Obama came into the White House to the mantra of "Yes we can" and this weekend as he announced his final budget we can happily conclude that as far as climate change is concerned: "Yes he bloody well did!"
Osborne will also not gain a boost in popularity from amongst the Conservative Party membership by going down an anti EU line which Boris or Teresa might try to do. He has to stand on his record and achievements. He has misjudged the mood on the tax issue and it will haunt him.
Every summer, at the first hint of blue skies and sunshine, the beach in my constituency in Brighton fills up with people who have travelled from far and wide to enjoy the beautiful seaside. The scenes on those days are replicated across the country. We are people who, despite the inconsistent weather and chilly water - like to be beside the sea. It's easy to forget that bathing in British waters was a hazardous activity not so long ago and that it was action from the EU which cleaned up the coastline.
What is it exactly that John McDonnell is trying to achieve? Is he suggesting that Mr Osborne is in receipt on income that he is not declaring? One would certainly hope not and if he is he should be explicit about his allegations.
Following widespread condemnation of the 'sweetheart' deal agreed between Google and HMRC recently, George Osborne would have been hoping the week would end on a rather lighter note. Unfortunately, for him and his party, it seems the corporation tax scandal is one set to remain in the spotlight for the foreseeable future.
It must have sounded so simple in the meeting. £130 million. Big number. It'll look great on a headline, and show our commitment to paying tax in the UK. Let's get it out there. Give the BBC an exclusive and run it in the broadsheets as well.
Yesterday I wrote to the National Audit Office (NAO) to ask if they will investigate the process by which HMRC agreed the settlement with Google UK for tax owed between 2005 and 2015.... If Google were paying the corporate tax rate on all its UK earning in 2014 alone it could well have paid around £200million. Yet HMRC has settled for just £130million over ten years, without any transparency or clarity. Little wonder that after George Osborne on Friday heralded this as a "victory", Downing Street has backtracked.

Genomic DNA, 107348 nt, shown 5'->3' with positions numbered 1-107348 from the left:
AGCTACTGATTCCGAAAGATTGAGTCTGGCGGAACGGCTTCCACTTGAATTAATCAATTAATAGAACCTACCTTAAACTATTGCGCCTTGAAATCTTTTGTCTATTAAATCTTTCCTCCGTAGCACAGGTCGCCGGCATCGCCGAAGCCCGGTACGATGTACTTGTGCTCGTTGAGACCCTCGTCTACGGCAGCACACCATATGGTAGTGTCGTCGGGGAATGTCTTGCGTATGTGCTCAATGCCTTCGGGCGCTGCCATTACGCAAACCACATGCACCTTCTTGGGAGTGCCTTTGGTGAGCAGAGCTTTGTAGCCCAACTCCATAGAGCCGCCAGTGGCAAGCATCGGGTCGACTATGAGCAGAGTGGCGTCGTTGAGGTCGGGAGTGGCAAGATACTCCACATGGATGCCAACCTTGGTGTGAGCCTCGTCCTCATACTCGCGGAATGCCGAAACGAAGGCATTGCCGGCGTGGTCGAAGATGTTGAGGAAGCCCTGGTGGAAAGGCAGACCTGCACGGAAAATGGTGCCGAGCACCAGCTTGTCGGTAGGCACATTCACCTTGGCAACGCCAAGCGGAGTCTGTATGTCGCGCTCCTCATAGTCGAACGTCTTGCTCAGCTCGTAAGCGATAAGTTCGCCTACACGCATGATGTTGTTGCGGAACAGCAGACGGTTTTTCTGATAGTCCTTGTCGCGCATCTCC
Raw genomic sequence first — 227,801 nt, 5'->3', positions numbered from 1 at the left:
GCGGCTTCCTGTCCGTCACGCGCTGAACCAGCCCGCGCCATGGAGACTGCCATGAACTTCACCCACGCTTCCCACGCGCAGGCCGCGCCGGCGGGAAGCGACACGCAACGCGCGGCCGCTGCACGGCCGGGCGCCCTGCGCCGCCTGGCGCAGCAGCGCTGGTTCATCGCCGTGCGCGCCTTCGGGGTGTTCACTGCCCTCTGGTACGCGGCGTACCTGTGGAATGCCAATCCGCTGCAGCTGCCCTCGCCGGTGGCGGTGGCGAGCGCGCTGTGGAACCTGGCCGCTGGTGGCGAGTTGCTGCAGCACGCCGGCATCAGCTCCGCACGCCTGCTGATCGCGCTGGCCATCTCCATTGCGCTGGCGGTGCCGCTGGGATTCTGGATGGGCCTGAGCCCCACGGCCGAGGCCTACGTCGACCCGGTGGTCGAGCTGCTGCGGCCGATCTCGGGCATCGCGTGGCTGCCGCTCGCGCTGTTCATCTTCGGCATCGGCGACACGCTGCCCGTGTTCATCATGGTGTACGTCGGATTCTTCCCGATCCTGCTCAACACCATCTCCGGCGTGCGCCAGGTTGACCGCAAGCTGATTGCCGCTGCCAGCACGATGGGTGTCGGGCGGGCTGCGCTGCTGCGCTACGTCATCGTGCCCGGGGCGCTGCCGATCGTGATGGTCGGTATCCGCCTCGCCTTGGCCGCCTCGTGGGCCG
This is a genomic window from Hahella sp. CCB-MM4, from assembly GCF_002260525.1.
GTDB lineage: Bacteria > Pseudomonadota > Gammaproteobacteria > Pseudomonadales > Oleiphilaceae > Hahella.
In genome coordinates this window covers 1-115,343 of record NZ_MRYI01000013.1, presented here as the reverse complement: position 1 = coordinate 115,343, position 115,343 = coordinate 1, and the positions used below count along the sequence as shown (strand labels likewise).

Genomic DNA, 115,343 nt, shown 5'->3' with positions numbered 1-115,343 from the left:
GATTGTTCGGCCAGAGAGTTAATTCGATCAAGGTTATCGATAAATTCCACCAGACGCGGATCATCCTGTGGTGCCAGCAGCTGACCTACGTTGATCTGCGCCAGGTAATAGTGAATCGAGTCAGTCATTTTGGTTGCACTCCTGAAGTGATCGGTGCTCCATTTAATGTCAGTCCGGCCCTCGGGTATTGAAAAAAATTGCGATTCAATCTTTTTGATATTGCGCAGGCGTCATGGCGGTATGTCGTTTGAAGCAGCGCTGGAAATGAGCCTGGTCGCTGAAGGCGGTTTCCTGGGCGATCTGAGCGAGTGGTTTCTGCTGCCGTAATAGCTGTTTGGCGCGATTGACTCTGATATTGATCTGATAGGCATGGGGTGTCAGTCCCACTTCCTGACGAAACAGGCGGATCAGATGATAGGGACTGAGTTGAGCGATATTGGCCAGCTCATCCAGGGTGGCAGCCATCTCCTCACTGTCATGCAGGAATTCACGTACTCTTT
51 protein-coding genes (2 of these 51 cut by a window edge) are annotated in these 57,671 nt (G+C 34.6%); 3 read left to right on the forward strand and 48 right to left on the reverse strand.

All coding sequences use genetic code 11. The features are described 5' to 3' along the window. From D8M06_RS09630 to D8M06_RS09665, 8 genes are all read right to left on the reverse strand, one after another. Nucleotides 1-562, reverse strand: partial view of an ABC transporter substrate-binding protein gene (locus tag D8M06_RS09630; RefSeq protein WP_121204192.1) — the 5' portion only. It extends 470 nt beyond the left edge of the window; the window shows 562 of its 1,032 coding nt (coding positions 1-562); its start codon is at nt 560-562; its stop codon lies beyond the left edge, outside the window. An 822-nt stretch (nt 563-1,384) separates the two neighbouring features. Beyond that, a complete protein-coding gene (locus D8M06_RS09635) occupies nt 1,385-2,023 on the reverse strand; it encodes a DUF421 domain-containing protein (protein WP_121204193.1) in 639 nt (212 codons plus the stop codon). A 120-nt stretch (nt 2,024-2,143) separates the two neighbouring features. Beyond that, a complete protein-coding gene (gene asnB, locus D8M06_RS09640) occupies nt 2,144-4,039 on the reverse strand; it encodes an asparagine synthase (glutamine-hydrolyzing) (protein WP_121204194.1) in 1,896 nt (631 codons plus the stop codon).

Ending malaria won't just save millions of lives, but could also unlock trillions of pounds in economic potential. As Justine Greening said: "Our new commitment will save countless more lives and build a safer, healthier and more prosperous world for us all which is firmly in the UK's national interest."
Last summer George Osborne stood up in Parliament and said - echoing an argument we've made so many times before - that Britain needs a pay rise. We will hold him to that, because it can't be acceptable to create a system where so many of the young are locked into poverty, where low-paid workers are told they're earning a 'living wage' when they're still unable to make ends meet, and where contractors paid for out of our taxes use government spin to justify low pay for our people.
Every small business owner that pays his and her fair share of tax, now knows that the Conservative government is not here to foster and promote growth and competition. They are here to protect established and vested interests. George Osborne hailed this deal as a "major success". It was. For Google.
Productivity has been at the forefront of George Osborne's plans for building a more prosperous nation, but how do we expect to put this into practise if wage growth continues to stagnate? Employees will not become more productive if we do not have the financial levers to encourage them to do so.
What sort of system have we created that relentlessly siphons wealth from the poor to the richest 1%, and in the process deprives humanity of the resources that could bring happiness, contentment and joy to billions of people? When, oh when, will world leaders take concrete steps to remedy this injustice and unfairness?
The Tories have an appalling record when it comes to meeting their own targets and delivering on what they promise. For that reason, I was interested to read yesterday that one Government minister is finally waking up (and owning up) to the UK's huge trade problem.
Rape is a very serious crime, but yet one of the most under-reported and under-convicted crimes there is. It exists in abusive relationships, it exists in marriage. For many women, is traumatic beyond description, and it is shameful. How vile that this government would consider putting a woman, who may already feel extremely vulnerable, in the position where she had to confess to a government official that her child had been born as a result of rape. I very much hope that the government has realised the mess it has gotten itself into, and I want them to scrap the two-child policy.
One of craft's undoubted strengths is its sense of place and authenticity - it's the primary reason large brands and marketing agencies have been keen...
An article in the Guardian on bosses' pay by the director of the High Pay Centre, Deborah Hargreaves, presents the disparity between bosses' pay and t...